Issue of December 1, 2019
     
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Benguet
Ifugao
Kalinga
Mt. Province
 
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It should be the good attitude over the bad attitude

The manner of driving has changed through the years. From defensive driving, most people on the wheel have become offensive drivers. No patience, no courtesy and no giving way to other motorists. Every car is always on a rush, beating red lights, sneaking through the blind side and making one-lane roads two-way. The attitude is “I come first, you go last.” Every day on the road is a drag race. A car is eked in by the driver on every conceivable space with the thought of overtaking others on the road. This kind of driving has, to a large extent, affected our lives. Due to the lack of discipline, there is chaos and traffic all over.

Why the sudden change in the attitude of drivers? Whereas before, we were taught that driving is a pleasant experience and a way of gaining friends. Not anymore. Driving around the city is becoming more depressing that the danger of suffering stress is more than the daily grind of work. The chance of making enemies due to the enmity brought by offensive driving is as likely as sun rise. Many lives have died due to road rage.

In the 1970s and in the 1980s, the word “road rage” was a non-existent phrase. There was no such thing such as drivers picking up a fist-fight or killing one another due to anger or loss of self-control. Maybe, “road rage” existed but it was more about minor spats. These kinds of misunderstandings were more of the exception than the rule. At the time, drivers did not arrogate unto themselves the right to criticize the manner by which others drive. They give the benefit of the doubt by responding to any challenges with an apologetic smile. Not that people during those days were cowards. They were gentlemen. As such they grant a leeway for a reasonable settlement. In that way, a gruesome or a bloody confrontation is avoided.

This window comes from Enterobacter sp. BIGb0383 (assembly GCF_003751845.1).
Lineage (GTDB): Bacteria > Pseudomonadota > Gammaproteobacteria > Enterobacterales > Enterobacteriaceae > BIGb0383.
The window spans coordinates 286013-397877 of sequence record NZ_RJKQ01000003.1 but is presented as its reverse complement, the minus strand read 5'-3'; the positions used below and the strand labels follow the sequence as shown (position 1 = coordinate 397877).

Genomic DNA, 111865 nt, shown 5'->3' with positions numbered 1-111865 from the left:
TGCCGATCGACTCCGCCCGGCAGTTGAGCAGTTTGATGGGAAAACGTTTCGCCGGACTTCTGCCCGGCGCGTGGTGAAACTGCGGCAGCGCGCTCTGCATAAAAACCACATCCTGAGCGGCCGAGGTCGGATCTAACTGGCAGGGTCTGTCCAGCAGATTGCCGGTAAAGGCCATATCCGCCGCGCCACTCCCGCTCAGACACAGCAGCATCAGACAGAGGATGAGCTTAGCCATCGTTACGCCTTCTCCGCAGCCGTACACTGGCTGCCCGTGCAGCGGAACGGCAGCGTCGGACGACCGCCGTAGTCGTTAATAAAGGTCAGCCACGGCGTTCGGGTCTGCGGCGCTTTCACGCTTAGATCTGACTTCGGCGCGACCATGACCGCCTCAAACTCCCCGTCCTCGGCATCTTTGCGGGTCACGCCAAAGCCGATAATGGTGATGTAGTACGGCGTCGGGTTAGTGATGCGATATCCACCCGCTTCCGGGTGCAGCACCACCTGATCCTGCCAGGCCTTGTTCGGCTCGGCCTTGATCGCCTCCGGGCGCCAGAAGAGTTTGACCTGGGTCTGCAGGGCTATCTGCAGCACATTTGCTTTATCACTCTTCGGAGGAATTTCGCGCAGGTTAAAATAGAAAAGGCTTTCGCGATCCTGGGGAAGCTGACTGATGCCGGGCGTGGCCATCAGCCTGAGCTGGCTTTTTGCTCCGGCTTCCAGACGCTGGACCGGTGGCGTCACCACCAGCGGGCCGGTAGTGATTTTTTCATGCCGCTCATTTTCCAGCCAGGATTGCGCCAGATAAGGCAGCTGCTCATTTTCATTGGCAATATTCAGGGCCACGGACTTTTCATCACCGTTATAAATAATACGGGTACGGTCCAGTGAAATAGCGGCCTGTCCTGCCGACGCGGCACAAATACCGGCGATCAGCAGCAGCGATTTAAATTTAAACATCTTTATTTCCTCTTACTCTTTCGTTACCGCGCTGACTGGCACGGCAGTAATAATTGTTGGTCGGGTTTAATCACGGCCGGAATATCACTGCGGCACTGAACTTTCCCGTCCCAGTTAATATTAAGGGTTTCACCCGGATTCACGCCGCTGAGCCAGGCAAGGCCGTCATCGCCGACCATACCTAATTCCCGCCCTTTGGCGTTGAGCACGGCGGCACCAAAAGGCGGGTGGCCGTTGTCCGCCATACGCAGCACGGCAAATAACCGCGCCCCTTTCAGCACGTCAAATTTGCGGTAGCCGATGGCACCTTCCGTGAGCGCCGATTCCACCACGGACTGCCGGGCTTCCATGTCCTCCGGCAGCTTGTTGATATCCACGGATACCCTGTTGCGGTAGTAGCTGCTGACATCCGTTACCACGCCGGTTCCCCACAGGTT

The multiplication of vehicles on the road produced a new breed of drivers who are unconcerned about ethics and discipline. They have radicalized driving by making it a privilege rather than a talent. They’d drive maliciously and with such bad intentions that they seize the roads as if it is their own. Because this new breed of drivers has shown no remorse and are tolerated, others who have shown restraint in the past are unknowingly and unwittingly becoming bad drivers themselves. Just to cite an example.

We know how some taxi, jeepney, bus, truck or private drivers drive. They cut through lanes, stop anywhere, overtake on the left and on the right, screech on their clutch to gain momentum, tail-gate, beat the red light, sneak through traffic, turn wherever and whenever it is convenient for them, speed through pedestrian lanes, etc.

We see these things happening every day. Such manner of driving is detestable. Yet, because we hate it too much, it angers us and in being angered, we retaliate by emulating the way they drive. Unconsciously, we are influenced into becoming like them. We become lousy drivers ourselves. We start cutting lanes, over-speeding, beating the red light, overtaking the wrong way, all because we want to vent our ire on the driver who drove that way. We don’t want the rogue driver to be more nakakalalaki than us. We want to vindicate our pride by proving that we are as much capable of driving like him. By the time the anger subsides and we realize that we were carried away by the wrong emotion, it is too late. The things we want to avoid on the road might have already happened. Either way, we lose.

It is ironic that in driving, it is the bad drivers who influence the good drivers. Perhaps, it is a psychological thing. It is more mental than anything else. If this is the case, isn’t it about time that we reverse the trend? Why not let good driving influence bad driving? No matter how difficult it may be, try to be an ambassador of good driving. How to do this is simply a matter of changing your attitude.

Keep the lanes open even if others won’t. Obey traffic rules and regulations even if others don’t. Give way to other vehicles even if others can’t. It is like following the golden rule: “Do unto others as you want others to do unto you.” If you do not want other vehicles to cut you on the road, do not cut them. If you do not like other cars to sneak in front of you through traffic, do not sneak in front of others. You see, if you keep on behaving like a good driver, sooner or later the others will do the same.

It may be difficult to change the culture of driving but, it can be done. Try starting with yourself.

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